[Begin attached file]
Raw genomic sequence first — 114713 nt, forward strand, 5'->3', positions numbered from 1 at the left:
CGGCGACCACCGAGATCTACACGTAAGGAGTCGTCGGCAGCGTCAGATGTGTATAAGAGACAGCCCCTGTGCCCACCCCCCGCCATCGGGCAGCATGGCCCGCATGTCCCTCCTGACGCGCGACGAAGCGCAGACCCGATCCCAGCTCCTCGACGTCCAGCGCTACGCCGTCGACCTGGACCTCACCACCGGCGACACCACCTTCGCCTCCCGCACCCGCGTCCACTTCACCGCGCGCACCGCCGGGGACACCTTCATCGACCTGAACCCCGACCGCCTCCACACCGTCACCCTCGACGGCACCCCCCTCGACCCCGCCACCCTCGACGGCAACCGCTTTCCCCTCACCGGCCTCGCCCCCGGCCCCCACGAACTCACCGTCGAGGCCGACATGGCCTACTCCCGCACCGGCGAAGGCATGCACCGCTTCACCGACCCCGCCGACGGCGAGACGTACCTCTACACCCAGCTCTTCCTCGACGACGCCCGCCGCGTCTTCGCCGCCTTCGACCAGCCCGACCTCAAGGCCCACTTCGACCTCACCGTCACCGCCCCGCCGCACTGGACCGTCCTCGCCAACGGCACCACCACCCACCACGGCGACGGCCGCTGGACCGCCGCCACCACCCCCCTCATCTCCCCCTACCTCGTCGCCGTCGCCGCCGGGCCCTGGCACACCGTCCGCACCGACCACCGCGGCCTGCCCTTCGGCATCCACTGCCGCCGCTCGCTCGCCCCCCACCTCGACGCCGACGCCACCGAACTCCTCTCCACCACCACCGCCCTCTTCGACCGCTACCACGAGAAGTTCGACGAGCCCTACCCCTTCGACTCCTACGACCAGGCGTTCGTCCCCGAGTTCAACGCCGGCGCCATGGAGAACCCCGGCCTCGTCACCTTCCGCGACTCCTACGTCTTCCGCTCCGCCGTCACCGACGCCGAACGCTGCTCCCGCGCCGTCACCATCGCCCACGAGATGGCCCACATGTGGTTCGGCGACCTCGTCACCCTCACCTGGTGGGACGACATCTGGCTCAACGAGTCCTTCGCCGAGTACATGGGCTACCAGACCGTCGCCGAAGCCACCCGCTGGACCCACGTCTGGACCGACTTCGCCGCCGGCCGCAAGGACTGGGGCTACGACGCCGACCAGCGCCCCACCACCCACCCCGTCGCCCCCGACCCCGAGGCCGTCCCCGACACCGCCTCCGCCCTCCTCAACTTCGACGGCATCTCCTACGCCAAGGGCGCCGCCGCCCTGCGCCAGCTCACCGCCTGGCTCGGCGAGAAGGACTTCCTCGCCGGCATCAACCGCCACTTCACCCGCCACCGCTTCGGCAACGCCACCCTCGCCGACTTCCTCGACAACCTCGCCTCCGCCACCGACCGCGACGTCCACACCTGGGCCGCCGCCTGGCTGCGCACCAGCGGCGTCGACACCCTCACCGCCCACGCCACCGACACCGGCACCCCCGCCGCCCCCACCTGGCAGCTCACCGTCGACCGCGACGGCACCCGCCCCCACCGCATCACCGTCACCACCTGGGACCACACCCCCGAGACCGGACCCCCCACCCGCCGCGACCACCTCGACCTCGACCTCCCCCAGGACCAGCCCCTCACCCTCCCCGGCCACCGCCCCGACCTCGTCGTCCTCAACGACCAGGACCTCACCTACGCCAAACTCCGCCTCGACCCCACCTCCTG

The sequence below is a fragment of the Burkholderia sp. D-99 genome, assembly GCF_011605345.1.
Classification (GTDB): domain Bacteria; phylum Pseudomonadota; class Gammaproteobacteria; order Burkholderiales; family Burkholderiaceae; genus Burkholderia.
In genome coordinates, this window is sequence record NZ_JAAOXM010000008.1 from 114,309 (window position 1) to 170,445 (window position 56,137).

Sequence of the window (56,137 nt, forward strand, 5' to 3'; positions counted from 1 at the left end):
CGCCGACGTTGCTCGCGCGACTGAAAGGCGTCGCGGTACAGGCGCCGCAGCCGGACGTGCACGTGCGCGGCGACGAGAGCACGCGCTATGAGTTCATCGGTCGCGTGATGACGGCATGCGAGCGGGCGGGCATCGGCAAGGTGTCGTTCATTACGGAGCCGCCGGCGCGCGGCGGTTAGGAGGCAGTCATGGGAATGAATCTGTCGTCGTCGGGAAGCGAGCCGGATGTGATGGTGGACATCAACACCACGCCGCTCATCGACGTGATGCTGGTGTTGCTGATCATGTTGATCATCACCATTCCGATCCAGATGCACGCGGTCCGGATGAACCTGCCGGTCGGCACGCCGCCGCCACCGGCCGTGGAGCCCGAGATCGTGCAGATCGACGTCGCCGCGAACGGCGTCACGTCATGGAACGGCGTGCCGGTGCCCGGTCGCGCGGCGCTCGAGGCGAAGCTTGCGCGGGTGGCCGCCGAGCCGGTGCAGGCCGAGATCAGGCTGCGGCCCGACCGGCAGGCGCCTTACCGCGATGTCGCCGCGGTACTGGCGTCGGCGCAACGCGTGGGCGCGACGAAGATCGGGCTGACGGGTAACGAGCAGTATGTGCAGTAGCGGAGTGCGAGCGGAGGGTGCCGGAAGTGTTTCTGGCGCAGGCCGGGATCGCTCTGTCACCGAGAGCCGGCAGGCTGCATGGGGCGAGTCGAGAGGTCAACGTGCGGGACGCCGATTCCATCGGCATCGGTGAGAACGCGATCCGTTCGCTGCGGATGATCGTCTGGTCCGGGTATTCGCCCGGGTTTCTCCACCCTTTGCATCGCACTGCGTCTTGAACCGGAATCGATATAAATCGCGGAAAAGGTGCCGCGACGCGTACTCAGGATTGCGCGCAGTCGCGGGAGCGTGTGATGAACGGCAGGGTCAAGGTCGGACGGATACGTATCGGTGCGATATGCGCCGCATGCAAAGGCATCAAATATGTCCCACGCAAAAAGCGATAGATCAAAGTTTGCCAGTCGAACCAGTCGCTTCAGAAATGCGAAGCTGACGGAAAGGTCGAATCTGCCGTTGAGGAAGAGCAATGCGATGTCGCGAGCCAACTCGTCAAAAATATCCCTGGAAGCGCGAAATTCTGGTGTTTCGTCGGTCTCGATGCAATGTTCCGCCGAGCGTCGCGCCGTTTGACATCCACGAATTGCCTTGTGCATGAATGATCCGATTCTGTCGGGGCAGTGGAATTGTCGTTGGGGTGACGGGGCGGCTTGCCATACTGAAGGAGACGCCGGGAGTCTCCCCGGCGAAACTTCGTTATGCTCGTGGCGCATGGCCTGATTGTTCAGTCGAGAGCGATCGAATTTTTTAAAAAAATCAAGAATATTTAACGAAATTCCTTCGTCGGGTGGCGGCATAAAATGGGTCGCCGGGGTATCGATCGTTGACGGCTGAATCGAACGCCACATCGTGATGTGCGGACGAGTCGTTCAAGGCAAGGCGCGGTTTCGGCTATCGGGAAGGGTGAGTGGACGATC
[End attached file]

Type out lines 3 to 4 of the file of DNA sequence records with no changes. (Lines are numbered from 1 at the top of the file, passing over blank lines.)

The sequence below is a fragment of the Burkholderia sp. D-99 genome, assembly GCF_011605345.1.
Classification (GTDB): domain Bacteria; phylum Pseudomonadota; class Gammaproteobacteria; order Burkholderiales; family Burkholderiaceae; genus Burkholderia.